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Celebrity Bond (wikipedia.org)
33 points by ZeljkoS on Sept 2, 2018 | hide | past | favorite | 5 comments



Dostoevsky's The Gambler was written to get him out of something like that. I couldn't find a good web page with the story, but https://books.google.com/books?id=heVDCgAAQBAJ&a... has the basics.

The story is better than that, though. He was working on one of his great novels as a serial (Crime and Punishment, I think), so he had to keep writing that during the day. But he had to produce another novel at the same time in order not to lose his future royalties to this publishing contract, which he had signed to pay off his own gambling debts. He was in despair, but a clever friend found the star pupil at the local shorthand academy and Dostoevsky dictated The Gambler to her in the evenings while she got it down in shorthand (a new technology at the time) and later transcribed it. They only had a few weeks, and finished it at the last minute, but the publisher had cunningly closed his office that day. He was no match for Anna, however, who took the manuscript to the nearest police station and got a receipt, rescuing Dostoevsky's career. Then he married her.


If this is true, then the linked Wikipedia article needs to be changed where it says “pioneered in 1997 by rock and roll investment banker David Pullman through his $55 million David Bowie bond deal.”


I'm sure it wasn't technically a bond—it just fits in the same bucket in my head. I'll change "one of these" to "something like that" above.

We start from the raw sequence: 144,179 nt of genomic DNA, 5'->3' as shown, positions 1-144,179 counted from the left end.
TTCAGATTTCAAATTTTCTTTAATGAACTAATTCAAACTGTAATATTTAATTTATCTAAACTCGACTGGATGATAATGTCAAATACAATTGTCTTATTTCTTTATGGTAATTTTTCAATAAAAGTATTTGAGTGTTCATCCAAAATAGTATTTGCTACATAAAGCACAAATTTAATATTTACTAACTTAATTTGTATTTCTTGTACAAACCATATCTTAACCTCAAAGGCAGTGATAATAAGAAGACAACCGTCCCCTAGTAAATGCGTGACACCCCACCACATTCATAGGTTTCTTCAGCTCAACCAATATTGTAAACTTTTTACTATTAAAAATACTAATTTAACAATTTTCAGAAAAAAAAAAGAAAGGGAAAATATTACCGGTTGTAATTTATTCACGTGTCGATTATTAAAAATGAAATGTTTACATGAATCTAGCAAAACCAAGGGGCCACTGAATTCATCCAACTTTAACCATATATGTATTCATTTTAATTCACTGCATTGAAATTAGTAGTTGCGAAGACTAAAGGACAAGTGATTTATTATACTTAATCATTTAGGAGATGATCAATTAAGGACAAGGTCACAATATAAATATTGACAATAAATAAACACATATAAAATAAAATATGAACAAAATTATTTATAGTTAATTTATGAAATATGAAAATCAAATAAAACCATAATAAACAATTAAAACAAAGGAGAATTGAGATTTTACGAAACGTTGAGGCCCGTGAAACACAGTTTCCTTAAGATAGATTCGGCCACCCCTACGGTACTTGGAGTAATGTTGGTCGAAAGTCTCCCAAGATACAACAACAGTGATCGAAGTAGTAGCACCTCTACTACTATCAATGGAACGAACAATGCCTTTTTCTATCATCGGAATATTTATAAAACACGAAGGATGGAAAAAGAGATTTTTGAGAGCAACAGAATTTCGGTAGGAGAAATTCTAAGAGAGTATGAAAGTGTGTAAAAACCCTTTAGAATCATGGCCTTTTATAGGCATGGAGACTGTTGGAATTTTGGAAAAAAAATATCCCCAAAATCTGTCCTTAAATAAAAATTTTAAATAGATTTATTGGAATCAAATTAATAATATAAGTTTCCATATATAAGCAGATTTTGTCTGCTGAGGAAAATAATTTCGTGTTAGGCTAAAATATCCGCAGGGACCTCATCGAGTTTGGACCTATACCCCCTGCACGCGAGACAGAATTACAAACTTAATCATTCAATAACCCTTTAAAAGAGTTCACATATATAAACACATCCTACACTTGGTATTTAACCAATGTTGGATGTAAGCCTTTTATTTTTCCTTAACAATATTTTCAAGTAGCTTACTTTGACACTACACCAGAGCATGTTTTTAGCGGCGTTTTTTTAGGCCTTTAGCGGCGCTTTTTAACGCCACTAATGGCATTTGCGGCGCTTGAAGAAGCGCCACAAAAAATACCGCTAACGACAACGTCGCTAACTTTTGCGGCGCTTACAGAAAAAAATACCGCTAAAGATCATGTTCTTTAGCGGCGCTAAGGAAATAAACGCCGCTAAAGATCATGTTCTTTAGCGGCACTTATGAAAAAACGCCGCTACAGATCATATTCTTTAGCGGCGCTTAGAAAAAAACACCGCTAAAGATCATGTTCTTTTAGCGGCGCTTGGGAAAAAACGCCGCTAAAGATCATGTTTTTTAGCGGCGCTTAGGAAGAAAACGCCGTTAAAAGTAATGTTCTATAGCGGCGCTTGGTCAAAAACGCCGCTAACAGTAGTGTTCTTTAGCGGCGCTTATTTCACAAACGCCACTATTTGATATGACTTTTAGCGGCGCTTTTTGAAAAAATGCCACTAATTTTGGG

Well that is a great story indeed! With two happy endings :)


In addition to getting money upfront, artists additionally retain ownership of their work and do not have to pay tax on what the IRS considers a loan, since yet-to-be received royalties are re-characterized by the bond agreement as loan interest and principal payments.

Similar tax advantages present themselves to those who borrow money using stocks as collateral.

Borrowing against a stock portfolio is nothing new. Margin loans have been around for a long time. But securities-based loans offered by Morgan Stanley, Bank of America, and other large wealth managers aren't margin loans. The proceeds aren't supposed to be used to buy more investments. Marketing materials commonly suggest using a securities-based loan to buy a vacation home, or cover retirement expenses, without needing to sell your investments.

https://www.fool.com/investing/2017/11/19/wall-streets-hotte...




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